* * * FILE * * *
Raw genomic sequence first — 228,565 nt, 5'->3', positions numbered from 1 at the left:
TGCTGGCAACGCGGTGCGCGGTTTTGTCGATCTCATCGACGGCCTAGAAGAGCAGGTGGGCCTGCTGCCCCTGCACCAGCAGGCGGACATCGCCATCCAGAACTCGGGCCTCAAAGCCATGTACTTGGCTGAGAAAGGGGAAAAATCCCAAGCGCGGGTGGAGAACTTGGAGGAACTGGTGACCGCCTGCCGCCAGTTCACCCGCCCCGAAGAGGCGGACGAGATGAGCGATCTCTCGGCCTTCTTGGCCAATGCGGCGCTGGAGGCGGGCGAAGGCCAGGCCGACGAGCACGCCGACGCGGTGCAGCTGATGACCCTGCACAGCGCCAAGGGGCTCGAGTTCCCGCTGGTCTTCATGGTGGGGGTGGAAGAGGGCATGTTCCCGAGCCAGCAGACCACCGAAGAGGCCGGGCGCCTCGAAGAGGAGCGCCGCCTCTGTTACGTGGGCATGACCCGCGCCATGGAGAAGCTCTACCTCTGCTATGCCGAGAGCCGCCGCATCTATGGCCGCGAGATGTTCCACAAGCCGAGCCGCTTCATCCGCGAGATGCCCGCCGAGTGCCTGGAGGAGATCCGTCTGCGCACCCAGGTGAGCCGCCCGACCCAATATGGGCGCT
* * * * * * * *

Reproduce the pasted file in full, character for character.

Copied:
Raw genomic sequence first — 228,565 nt, 5'->3', positions numbered from 1 at the left:
TGCTGGCAACGCGGTGCGCGGTTTTGTCGATCTCATCGACGGCCTAGAAGAGCAGGTGGGCCTGCTGCCCCTGCACCAGCAGGCGGACATCGCCATCCAGAACTCGGGCCTCAAAGCCATGTACTTGGCTGAGAAAGGGGAAAAATCCCAAGCGCGGGTGGAGAACTTGGAGGAACTGGTGACCGCCTGCCGCCAGTTCACCCGCCCCGAAGAGGCGGACGAGATGAGCGATCTCTCGGCCTTCTTGGCCAATGCGGCGCTGGAGGCGGGCGAAGGCCAGGCCGACGAGCACGCCGACGCGGTGCAGCTGATGACCCTGCACAGCGCCAAGGGGCTCGAGTTCCCGCTGGTCTTCATGGTGGGGGTGGAAGAGGGCATGTTCCCGAGCCAGCAGACCACCGAAGAGGCCGGGCGCCTCGAAGAGGAGCGCCGCCTCTGTTACGTGGGCATGACCCGCGCCATGGAGAAGCTCTACCTCTGCTATGCCGAGAGCCGCCGCATCTATGGCCGCGAGATGTTCCACAAGCCGAGCCGCTTCATCCGCGAGATGCCCGCCGAGTGCCTGGAGGAGATCCGTCTGCGCACCCAGGTGAGCCGCCCGACCCAATATGGGCGCT